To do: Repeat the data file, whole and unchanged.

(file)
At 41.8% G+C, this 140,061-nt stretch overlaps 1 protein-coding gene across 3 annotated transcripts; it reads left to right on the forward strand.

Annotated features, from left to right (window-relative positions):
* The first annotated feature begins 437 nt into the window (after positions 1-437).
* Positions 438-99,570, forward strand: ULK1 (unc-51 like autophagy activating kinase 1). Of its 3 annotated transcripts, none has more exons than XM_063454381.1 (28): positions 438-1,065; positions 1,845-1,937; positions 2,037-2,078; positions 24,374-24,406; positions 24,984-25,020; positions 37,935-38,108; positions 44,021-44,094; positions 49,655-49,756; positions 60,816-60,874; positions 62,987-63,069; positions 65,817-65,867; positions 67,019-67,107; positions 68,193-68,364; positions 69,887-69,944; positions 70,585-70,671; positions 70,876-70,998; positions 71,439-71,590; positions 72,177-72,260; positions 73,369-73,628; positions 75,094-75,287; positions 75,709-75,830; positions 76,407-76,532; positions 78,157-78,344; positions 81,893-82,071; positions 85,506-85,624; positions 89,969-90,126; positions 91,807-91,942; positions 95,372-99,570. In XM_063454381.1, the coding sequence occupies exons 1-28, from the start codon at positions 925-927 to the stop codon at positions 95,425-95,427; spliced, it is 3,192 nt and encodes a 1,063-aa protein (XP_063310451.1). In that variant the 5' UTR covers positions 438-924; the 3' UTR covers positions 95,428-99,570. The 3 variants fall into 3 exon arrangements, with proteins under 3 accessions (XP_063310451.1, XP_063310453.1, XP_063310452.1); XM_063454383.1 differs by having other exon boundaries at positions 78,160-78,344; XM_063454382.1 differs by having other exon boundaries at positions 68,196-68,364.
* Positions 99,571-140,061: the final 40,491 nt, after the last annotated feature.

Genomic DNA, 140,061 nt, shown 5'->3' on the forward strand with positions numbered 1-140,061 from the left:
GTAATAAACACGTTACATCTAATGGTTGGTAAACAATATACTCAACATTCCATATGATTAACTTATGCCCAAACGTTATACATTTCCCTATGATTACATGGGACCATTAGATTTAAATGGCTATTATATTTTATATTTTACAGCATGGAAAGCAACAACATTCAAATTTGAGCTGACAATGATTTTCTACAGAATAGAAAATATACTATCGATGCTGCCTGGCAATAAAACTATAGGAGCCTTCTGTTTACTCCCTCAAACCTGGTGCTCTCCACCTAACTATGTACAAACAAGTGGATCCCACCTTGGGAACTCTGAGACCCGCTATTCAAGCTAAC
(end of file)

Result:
At 41.8% G+C, this 140,061-nt stretch overlaps 1 protein-coding gene across 3 annotated transcripts; it reads left to right on the forward strand.

Annotated features, from left to right (window-relative positions):
* The first annotated feature begins 437 nt into the window (after positions 1-437).
* Positions 438-99,570, forward strand: ULK1 (unc-51 like autophagy activating kinase 1). Of its 3 annotated transcripts, none has more exons than XM_063454381.1 (28): positions 438-1,065; positions 1,845-1,937; positions 2,037-2,078; positions 24,374-24,406; positions 24,984-25,020; positions 37,935-38,108; positions 44,021-44,094; positions 49,655-49,756; positions 60,816-60,874; positions 62,987-63,069; positions 65,817-65,867; positions 67,019-67,107; positions 68,193-68,364; positions 69,887-69,944; positions 70,585-70,671; positions 70,876-70,998; positions 71,439-71,590; positions 72,177-72,260; positions 73,369-73,628; positions 75,094-75,287; positions 75,709-75,830; positions 76,407-76,532; positions 78,157-78,344; positions 81,893-82,071; positions 85,506-85,624; positions 89,969-90,126; positions 91,807-91,942; positions 95,372-99,570. In XM_063454381.1, the coding sequence occupies exons 1-28, from the start codon at positions 925-927 to the stop codon at positions 95,425-95,427; spliced, it is 3,192 nt and encodes a 1,063-aa protein (XP_063310451.1). In that variant the 5' UTR covers positions 438-924; the 3' UTR covers positions 95,428-99,570. The 3 variants fall into 3 exon arrangements, with proteins under 3 accessions (XP_063310451.1, XP_063310453.1, XP_063310452.1); XM_063454383.1 differs by having other exon boundaries at positions 78,160-78,344; XM_063454382.1 differs by having other exon boundaries at positions 68,196-68,364.
* Positions 99,571-140,061: the final 40,491 nt, after the last annotated feature.

Genomic DNA, 140,061 nt, shown 5'->3' on the forward strand with positions numbered 1-140,061 from the left:
GTAATAAACACGTTACATCTAATGGTTGGTAAACAATATACTCAACATTCCATATGATTAACTTATGCCCAAACGTTATACATTTCCCTATGATTACATGGGACCATTAGATTTAAATGGCTATTATATTTTATATTTTACAGCATGGAAAGCAACAACATTCAAATTTGAGCTGACAATGATTTTCTACAGAATAGAAAATATACTATCGATGCTGCCTGGCAATAAAACTATAGGAGCCTTCTGTTTACTCCCTCAAACCTGGTGCTCTCCACCTAACTATGTACAAACAAGTGGATCCCACCTTGGGAACTCTGAGACCCGCTATTCAAGCTAAC